American citizens protest against aggressive measures
German Cartoon (1962). In the cartoon, Kennedy is saying: “How rude it is to put rockets in front of my front door.”
Political Cartoon illustrating the standoff
Soviet reaction on October 24 th - two Soviet ships heading to Cuba stop for U.S. ships on blockade line and turn around
1st Letter from Khrushchev suggested that the soviets could remove the missiles from Cuba in exchange for a promise not to invade Cuba in the future. Two Letters Sent by the Soviets
2nd Letter from Politburo demanded the removal of US Missiles in Turkey for the removal of the Missiles in Cuba. Dilemma Does the US ignore both? Ignore One? Which one? Does the Politburo know about the letter Khruschev sent? What are the risks of accepting the wrong one?
Robert and John Kennedy during the Missile Crisis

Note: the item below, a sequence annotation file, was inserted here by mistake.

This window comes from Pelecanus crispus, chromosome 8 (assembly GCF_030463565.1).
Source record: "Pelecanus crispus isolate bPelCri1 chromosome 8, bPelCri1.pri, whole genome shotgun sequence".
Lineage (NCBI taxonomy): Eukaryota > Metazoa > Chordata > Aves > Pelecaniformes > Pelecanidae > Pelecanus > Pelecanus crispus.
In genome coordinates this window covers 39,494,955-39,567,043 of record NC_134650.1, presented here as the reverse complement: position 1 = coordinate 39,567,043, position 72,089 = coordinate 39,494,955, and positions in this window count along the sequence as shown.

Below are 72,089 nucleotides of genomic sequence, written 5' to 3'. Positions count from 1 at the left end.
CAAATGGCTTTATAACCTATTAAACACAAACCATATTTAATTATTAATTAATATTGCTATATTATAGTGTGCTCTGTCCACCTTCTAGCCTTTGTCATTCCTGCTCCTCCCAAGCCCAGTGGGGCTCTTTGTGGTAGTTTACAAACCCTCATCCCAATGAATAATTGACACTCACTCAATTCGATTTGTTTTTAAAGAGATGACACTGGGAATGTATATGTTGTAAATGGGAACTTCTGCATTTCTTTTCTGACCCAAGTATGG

The Crisis Ends Resolved on October 28 when USSR agreed not to supply Cuba with missiles. USSR agreed to dismantle weapons in Cuba
The Crisis Ends Spy photos confirm the removal of Soviet Missiles
Results of the Crisis US exchanges 53 Million in baby food and medicine in exchange for 1,113 exiles of Bay of Pigs invasion Some remain prisoners until 1986 Feb 8, 1963 – all financial and commercial transactions with Cuba are made illegal for US citizens
More effective communication between the two superpowers: A telephone “Hotline” was established between Washington and Moscow to replace telegraphs Results of the Crisis
Detente Threat of Nuclear war - Went from era of MAD to era of “Détente” or relaxation of tensions. Results of the Crisis
Exemplified by the “Test Ban Treaty” of 1963 in which superpowers agreed to stop testing nuclear weapons. Results of the Crisis